Critique of the $300 house

by David Week on 10 May 2011

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In the 30th April issue of “the capitalists’ bible”, The Economist, I read that:

…Vijay Govindarajan, of Dartmouth College’s Tuck School of Business, along with Christian Sarkar, a marketing expert, issued a challenge in a Harvard Business Review blog: why not apply the world’s best business thinking to housing the poor?

His idea is to design a $300 house.

Now, at one level I like this idea. I think working on hard problems is a good way to come up with cool new ways of thinking. At the same time, I’m pretty sure that this project will never come to fruition, and also hope it doesn’t.

The article suggests that Vijay and Christian must:

…solve three huge problems to succeed. They must persuade big companies that they can make money out of cheap homes, because only they can achieve the economies of scale needed to hit the target price. They need to ensure sufficient access to microloans: $300 is a huge investment for a family of squatters living on a couple of dollars a day. And they need to overcome the obstacle that most slum-dwellers have weak or non-existent property rights.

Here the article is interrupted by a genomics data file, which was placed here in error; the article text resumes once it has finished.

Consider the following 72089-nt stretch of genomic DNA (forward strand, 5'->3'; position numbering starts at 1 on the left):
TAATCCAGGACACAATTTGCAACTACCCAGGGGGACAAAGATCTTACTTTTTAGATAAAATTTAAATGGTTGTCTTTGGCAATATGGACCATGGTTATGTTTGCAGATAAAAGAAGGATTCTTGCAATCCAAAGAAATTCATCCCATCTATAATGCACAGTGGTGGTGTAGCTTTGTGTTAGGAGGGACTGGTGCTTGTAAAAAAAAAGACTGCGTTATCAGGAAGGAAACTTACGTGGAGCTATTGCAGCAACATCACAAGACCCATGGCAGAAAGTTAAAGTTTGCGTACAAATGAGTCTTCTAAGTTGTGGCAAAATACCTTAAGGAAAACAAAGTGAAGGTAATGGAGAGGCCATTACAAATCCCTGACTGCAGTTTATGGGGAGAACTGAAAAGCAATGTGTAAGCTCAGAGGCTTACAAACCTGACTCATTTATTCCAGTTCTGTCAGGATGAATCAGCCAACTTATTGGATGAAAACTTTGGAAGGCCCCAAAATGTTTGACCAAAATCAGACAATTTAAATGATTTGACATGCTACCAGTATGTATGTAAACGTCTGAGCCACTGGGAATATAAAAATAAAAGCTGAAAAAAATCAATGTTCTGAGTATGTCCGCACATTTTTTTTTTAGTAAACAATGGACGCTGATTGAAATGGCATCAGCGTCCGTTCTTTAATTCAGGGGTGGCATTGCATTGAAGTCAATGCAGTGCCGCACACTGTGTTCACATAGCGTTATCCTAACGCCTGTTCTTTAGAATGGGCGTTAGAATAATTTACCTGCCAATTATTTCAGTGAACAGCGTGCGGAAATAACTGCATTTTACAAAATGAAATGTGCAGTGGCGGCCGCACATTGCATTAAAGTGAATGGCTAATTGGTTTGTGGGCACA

Property rights: that Hernando de Soto’s gig. Microcredit, that’s Muhammad Yunus’ gig… or it used to before he got shafted by one of the most corrupt governments on Earth. That really leaves the first problem: mass production.

And herein lies my problem with the whole venture (at least as portrayed by the capitalists’s bible.)

  • First, as even a casual look at current day China or the current day United States will tell you, the way to develop is not by consuming, but by producing. It’s the producers that develop.
  • This venture seems to see the poor as consumers, and the house as an item of consumption. Currently, the poor produce their own housing. It wants to transfer that power from the poor, to “big companies.”
  • Housing  plays a unique role in the economy. Housing starts are seen as a “lead indicator” in the economy. Why? Because housing involves almost all the rest of the economy. Law, finance, design, minerals, manufacturing… almost any sector of the economy that you can think of is involved in the production of housing. So when housing goes up, the rest of the economy follows. When housing goes down, ditto.
  • In a poor community, locally produced housing pulls the local economy up. And vice versa. I have serious concerns about any venture that wants to take this key economic activity out of the hands of the poor.